A more disciplined viewer than I could probably watch Scott Pilgrim vs. the World all the way through without constantly thinking about the six-volume comic book series by Bryan Lee O'Malley upon which it's based; and that viewer would, I suppose, enjoy the film more than I did. And I enjoyed it plenty, given the almost constant voice in the back of my head pointing out all the problems with it.

Both the books and the movie concern a young man just out of college, a certain Scott Pilgrim (Michael Cera), who is a bit of a fumbling idiot at life. He's unemployed, playing bass in a shitty band called Sex Bob-omb, with an ex-girlfriend named Kim Pine (Alison Pill), and a frazzled lead guitarist given the auspicious name Stephen Stills (Mark Webber). He is dating a 17-year-old high school student, Knives Chau (Ellen Wong) - "she's Chinese", he keeps pointing out, to the stony indifference of everyone around him - and sharing a bed with the beatifically cynical Wallace Wells (Kieran Culkin), who is gay and takes extreme delight in making Scott aware of that fact. One night, Scott sees a beautiful girl in his dreams; the next day, he sees her in real life, and finds that she is an ex-pat American, Ramona Flowers (Mary Elizabeth Winstead). He also finds out - more to the point - that she has seven evil exes, and Scott has to beat them all in combat before he can start dating her.

In either medium, this is an obvious but nonetheless effective metaphor for the difficulty an insecure new lover has in facing down the fact of his new paramour's dating history, material that has served as grist in romantic comedies for decades: lightly touched upon at the edges of Annie Hall, brought front-and-center in Chasing Amy, and I'm sure you can come up with plenty of other examples. What makes Scott Pilgrim unique is the way it explores this common dynamic using a framework peculiar to the Millennial generation, the all-consuming obsession with pop culture, embodied by Scott Pilgrim himself, whose ability to make sense of the world is bounded by his appreciation for video games - specifically, fourth generation video games, the era of the Sega Genesis and Super Nintendo. The book series was revolutionary for its marriage of standard comic narrative schemes (panels, speech bubbles) with gaming iconography and story structure; the movie is perhaps a touch less revolutionary, but arguably more effect - video games and cinema already share much of the same visual language, but for that exact reason, it's easier to depict video games (a motion-based medium) in movies (a motion-based medium) than comics (a pictorial medium).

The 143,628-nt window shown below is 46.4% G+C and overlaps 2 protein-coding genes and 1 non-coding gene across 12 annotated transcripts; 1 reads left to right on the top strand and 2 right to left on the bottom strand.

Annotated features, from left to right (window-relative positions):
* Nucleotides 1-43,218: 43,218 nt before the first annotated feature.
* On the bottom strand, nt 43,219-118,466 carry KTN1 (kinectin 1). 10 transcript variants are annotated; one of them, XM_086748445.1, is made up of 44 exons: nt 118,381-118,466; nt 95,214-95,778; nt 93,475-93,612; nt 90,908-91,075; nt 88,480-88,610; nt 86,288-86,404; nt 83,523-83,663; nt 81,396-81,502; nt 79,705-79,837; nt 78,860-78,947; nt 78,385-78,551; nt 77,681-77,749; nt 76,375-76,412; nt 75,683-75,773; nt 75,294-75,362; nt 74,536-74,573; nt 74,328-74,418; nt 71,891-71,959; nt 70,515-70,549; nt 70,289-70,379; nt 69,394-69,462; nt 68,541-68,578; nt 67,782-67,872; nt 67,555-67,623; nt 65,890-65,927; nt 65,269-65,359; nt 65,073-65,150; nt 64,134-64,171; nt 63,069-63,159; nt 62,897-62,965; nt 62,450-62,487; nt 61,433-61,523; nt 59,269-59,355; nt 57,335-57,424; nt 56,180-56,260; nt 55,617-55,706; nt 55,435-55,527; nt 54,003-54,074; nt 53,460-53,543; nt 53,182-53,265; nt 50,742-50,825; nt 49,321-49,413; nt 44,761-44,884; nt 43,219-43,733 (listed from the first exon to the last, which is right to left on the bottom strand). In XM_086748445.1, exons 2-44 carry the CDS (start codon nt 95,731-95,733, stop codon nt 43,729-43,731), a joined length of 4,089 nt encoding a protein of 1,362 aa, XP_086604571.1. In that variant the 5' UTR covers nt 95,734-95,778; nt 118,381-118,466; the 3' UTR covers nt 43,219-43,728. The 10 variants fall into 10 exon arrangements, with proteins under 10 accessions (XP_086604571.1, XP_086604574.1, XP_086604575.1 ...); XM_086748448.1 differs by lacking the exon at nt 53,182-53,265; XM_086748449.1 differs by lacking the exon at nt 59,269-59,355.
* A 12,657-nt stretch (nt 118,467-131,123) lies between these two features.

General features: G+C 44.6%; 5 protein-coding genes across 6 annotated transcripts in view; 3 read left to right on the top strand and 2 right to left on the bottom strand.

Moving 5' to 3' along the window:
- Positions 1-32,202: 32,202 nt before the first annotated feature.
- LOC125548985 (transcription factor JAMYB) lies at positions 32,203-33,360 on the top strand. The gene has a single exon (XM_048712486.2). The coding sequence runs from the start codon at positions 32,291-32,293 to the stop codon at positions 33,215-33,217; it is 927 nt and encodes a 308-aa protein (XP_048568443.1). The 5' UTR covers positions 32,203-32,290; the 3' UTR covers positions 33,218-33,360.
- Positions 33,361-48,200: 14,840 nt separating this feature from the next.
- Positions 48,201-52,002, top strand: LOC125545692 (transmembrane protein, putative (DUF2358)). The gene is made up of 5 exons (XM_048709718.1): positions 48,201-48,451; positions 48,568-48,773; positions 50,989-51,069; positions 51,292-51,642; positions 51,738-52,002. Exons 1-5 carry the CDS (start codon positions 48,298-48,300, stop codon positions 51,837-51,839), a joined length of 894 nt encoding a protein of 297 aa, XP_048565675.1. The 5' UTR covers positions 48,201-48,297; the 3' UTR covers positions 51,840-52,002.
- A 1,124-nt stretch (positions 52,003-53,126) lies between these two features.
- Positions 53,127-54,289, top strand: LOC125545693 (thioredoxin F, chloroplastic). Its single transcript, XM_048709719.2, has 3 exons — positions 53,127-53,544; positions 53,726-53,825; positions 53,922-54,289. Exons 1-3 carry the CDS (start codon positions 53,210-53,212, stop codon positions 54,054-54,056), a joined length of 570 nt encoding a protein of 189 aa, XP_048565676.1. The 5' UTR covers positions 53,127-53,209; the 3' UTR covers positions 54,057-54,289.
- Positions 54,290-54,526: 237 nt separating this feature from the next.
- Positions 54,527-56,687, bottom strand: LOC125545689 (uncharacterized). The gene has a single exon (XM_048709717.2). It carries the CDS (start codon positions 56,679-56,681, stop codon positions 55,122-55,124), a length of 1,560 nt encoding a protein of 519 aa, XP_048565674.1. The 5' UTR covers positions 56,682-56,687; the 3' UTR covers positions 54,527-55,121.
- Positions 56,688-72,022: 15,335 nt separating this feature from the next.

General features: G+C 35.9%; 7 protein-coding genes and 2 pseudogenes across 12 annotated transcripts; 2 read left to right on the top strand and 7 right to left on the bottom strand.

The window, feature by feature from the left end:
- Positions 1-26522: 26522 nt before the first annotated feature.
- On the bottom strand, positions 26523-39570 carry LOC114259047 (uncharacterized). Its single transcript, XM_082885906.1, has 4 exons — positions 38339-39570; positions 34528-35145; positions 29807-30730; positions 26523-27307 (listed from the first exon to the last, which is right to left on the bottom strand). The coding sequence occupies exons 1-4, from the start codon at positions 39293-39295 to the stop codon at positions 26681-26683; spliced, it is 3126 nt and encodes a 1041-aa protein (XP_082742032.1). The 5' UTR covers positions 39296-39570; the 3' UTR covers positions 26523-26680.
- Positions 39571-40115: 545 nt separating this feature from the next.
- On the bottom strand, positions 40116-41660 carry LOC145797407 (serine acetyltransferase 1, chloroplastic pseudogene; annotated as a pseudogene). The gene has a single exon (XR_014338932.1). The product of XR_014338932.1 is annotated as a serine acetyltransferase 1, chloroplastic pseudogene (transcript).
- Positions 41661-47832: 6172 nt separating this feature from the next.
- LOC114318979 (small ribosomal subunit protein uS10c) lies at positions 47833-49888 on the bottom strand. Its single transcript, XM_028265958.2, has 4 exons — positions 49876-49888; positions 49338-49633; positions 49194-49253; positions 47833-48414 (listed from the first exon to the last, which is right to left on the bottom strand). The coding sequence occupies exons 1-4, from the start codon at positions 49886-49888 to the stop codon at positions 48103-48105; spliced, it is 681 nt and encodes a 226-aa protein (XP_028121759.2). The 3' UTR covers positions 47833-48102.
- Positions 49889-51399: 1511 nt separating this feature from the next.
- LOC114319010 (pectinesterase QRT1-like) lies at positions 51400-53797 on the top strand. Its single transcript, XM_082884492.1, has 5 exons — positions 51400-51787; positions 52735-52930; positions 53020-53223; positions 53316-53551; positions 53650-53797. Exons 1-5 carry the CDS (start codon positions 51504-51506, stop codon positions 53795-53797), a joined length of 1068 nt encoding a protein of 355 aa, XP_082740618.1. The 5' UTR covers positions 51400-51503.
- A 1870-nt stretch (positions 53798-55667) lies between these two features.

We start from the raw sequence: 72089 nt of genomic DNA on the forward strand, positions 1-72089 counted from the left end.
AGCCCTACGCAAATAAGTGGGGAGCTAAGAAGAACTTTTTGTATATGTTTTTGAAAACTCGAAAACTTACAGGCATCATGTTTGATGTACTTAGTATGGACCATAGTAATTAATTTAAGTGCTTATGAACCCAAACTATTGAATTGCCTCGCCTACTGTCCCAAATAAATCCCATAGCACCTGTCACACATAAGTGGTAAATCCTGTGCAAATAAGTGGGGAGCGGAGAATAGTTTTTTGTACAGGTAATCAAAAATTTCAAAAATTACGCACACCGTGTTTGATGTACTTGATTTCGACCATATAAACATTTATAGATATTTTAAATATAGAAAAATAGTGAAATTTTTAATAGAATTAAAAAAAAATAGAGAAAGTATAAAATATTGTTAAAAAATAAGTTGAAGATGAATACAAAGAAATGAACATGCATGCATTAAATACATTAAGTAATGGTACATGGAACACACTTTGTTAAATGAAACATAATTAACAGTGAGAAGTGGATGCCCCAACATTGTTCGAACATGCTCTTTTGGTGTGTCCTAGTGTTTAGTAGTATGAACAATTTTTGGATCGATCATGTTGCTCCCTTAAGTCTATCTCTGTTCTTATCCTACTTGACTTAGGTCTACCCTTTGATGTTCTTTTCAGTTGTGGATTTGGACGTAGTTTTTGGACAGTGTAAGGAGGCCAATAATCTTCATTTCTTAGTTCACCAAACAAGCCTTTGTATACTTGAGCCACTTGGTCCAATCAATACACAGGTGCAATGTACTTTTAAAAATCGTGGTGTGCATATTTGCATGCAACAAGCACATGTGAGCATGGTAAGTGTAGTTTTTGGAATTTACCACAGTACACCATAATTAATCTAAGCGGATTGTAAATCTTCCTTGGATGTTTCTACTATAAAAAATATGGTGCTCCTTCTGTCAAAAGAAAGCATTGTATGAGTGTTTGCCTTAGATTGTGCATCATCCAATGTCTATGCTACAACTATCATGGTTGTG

And that brings us to Edgar Wright, co-writer (with Michael Bacall) and director of the Scott Pilgrim movie. His entire career to this point has been one pop-culture riff after another: his feature debut, Shaun of the Dead, was an effortless hybridisation of romantic comedy with zombie films, and his follow-up, Hot Fuzz, was simultaneously a savage parody of, and loving tribute to, the crap action films of the '80s and '90s. But Scott Pilgrim's greater debt is to the sitcom Spaced, which Wright only directed, never wrote, but which shares with the movie a catch-all adoration of geek culture iconography, and a similar refusal to follow along a cohesive narrative line when there's room for plenty of tangents that inherently have no value whatsoever, but are in and of themselves creative and funny.

Scott Pilgrim is possibly Wright's greatest achievement as a film director, which is not at all the same thing as his greatest film (in fact, I'd not hesitate to rank it behind both Shaun of the Dead and Hot Fuzz, and even behind his glorious parody trailer Don't from Grindhouse). But whereas his earlier films were fairly straightforward examples of mimicry - we shall frame this shot this way, because that is how George A. Romero would have framed it - Scott Pilgrim finds him simultaneously solving two problems that have been approached a great many times, with invariable failure. For this is, in a single package, the first motion picture to successfully translate video game logic to cinema, and the first to do the same for the altogether different beast of the comic book - though I think that the film's comic book elements aren't quite as effective as its video game elements.

Still and all, the manner in which shots are combined, contrasted, and eased into one another in scene transitions that raised all the little hairs on the back of my neck, suggests the experience of reading a comic like no other movie I can name. After the director, editors Jonathan Amos and Paul Machliss deserve the biggest share of credit for making Scott Pilgrim what it is: their work, necessarily unintuitive, is never about defining and controlling space (the customary role of editing), but about defining and controlling actions. If Ozu Yasujiro had ever set himself to making a movie about fighting, I imagine it would have been cut rather like this one.